EAcellerator is "just" an opcode cache. It transparently caches PHP opcodes; all you have to do to use it is download, compile and enable and never worry about it again. APC, on the other hand, does a bit more. While APC also caches opcodes, it performs worse than EAC or xcache does (there's a bit of debate as to which is better, for my particular needs, EAC was marginally faster, but both outperformed APC) for opcode caching. APC, on the other hand, also has some useful features that aren't related to opcode caching, but rather apc_store, apc_fetch and apc_define_constants. If you install apc and don't set apc_enable=1 in php.ini and leave the opcode caching to EAC / XCache, you still have the ability to use those three functions, which allow you to have persistent values in RAM between requests, which is really useful if you have a lot of generic data that never changes but is needed often. I personally use apc to set and fetch global variables and constants and allow EAC to cache the opcodes.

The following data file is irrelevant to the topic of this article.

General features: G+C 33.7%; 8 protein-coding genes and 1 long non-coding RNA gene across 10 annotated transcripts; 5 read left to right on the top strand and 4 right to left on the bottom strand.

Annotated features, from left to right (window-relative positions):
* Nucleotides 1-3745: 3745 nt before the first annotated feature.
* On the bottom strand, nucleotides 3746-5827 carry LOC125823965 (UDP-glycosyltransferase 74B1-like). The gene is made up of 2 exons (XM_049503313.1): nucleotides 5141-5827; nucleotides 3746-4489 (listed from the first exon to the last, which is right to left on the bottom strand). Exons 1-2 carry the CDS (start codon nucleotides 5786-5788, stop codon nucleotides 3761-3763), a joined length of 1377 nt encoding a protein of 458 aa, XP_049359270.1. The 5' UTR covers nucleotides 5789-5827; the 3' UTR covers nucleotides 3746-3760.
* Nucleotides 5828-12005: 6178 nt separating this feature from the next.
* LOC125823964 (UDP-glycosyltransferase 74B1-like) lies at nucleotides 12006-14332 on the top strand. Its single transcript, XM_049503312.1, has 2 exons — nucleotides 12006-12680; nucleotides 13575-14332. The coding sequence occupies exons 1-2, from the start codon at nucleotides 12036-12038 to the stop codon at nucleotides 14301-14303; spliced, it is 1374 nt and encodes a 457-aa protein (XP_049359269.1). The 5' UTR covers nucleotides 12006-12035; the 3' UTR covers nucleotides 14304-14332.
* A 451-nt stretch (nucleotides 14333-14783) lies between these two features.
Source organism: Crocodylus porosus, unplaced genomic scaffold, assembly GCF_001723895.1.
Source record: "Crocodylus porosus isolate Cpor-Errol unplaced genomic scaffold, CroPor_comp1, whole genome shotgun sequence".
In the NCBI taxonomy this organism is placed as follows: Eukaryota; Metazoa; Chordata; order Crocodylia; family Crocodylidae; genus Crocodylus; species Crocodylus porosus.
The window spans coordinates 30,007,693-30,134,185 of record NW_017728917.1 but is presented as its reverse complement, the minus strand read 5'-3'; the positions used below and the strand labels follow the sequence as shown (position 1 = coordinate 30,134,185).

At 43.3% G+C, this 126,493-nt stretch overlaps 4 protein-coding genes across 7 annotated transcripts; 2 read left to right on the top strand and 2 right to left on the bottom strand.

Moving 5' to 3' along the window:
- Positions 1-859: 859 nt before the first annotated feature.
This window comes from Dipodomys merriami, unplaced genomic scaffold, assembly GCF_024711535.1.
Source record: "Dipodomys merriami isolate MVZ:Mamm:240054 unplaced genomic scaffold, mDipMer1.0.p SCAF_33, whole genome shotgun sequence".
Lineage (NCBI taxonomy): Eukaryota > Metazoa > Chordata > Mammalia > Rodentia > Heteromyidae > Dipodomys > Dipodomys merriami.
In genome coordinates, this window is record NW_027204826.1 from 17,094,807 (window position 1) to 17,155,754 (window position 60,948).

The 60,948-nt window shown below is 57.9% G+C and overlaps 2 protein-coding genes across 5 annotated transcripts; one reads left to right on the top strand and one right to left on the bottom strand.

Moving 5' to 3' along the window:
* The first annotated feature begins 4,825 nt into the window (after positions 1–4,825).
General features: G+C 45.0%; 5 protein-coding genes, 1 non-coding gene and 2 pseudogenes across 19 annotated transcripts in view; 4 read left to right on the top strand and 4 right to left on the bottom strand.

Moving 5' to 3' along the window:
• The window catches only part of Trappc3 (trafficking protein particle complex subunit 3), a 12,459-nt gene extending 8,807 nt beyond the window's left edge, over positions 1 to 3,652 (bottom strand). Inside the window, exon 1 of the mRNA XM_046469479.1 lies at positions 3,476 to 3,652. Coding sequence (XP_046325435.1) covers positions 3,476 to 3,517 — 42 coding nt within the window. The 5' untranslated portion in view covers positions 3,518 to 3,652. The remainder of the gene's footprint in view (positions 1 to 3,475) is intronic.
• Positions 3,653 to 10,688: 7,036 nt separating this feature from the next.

It gets really hairy if you decide to use memcached in conjunction with an external opcode cacher and APC, because there's specific cases where APC is useful to store/fetch persistent data and other cases where memcached makes more sense to use. I recommend reading www.scribd.com/doc/4069180/Caching-Performance-*Lessons-from-Facebook * for a good analysis of when and where and how to implement the two in tandem. Speaking more generically, building with memcached in mind is a huge paradigm shift from your typical php/mysql architecture, as you have to compensate for the fact that the database is dynamically changing, and either abstract away, or manually manage the data structures in memcached. There's two strategies - hard mode and extreme mode, if you will - to doing this: delete every key when the data within them changes, or dynamically update them as the database changes (theoretically offering you the potential to have 95%+ cache hit rate, with database reads being a rare case). It's a lot more difficult to drop in later than it is to design with it in mind, and in many cases implementing it means re-writing a lot of legacy code, but the fact of the matter is that a solid memcached implementation can all but bypass the SQL database altogether (and by doing so bypass the bottleneck for the vast majority of requests) and there's nothing else that offers the performance increase of memcace (orders of magnitude). If you'd like a more complete example - with (pseudo)code example, let me know and I'll write out something more descriptive. If you're worried about scalability, there's a few links I'd recommend: http://highscalability.com/ - blog dedicated to scalability, has talks with a lot of huge, high visibility sites (not all built on php) including, but not limited to, digg, facebook and wolfram|alpha www.*mysqlperformanceblog*.com/ - another blog dedicated to performance, but less generically and more how to squeeze the most out of mysql. It's run by Percona, which is a very respectable company despite their flaws, and they also distribute XtraDB, the easiest way to increase MySQL performance. Pardon me for assuming you use MySQL if you don't. http://blog.facebook.com/ - facebook's official blog, often has useful talks and links about the ways they've solved their scalability problems. http://blog.digg.com/ - same as previous, save for digg You'll have to dig (pun not intended) through a lot of cruft for "the good stuff" with those last two links, but you can easily spend several hours on the first two links and all four offer pretty impressive advice. Let me know if there's anything else I can do for you :) --Eddie On Mon, Jun 1, 2009 at 9:44 PM, Daevid Vincent <dae...@daevid.com> wrote: > Eddie can you explain the differences between APC (which is now built into > PHP) and EAccelerator. You seem to give mixed signals here as you endorse > both it seems, but I would think they would collide and as the Highlander > says, "There can be only one!" > > http://us.php.net/apc > http://eaccelerator.net/ > > Why would we choose one over the other, or do they really work in tandem > together? > > We looked into memcached or memcache or some $hit (it's too confusing and I > don't remember the exact one) but after installing, we realized it would > not > work so well for us as it makes your SQL queries potentially stale. In our > case, they all have to be live and accurate. And there is a 1MB data limit > per cache object. :( > > http://us.php.net/manual/en/book.memcache.php > http://us.php.net/manual/en/book.memcached.php > http://www.danga.com/memcached/ > > However we did install the APC and that seems to work very well for caching > the page's opcodes, and are quite pleased with it so far. Plus it's nice > that it's an "official" module for PHP and a simple apt-get install. > > > -----Original Message----- > > From: Eddie Drapkin [mailto:oorza...@gmail.com] > > Sent: Tuesday, May 26, 2009 8:20 PM > > > > 2) It's easier to start with a persistent caching > > setup and go from there than apply one later. Look into memcache, > > memcachedb, and __apc__ for some absolutely required tools. > > > > 6) Install an opcode cache, I recommend __EAccelerator__. Script > > CPU time will be decreased by (a) order of magnitude(s). > >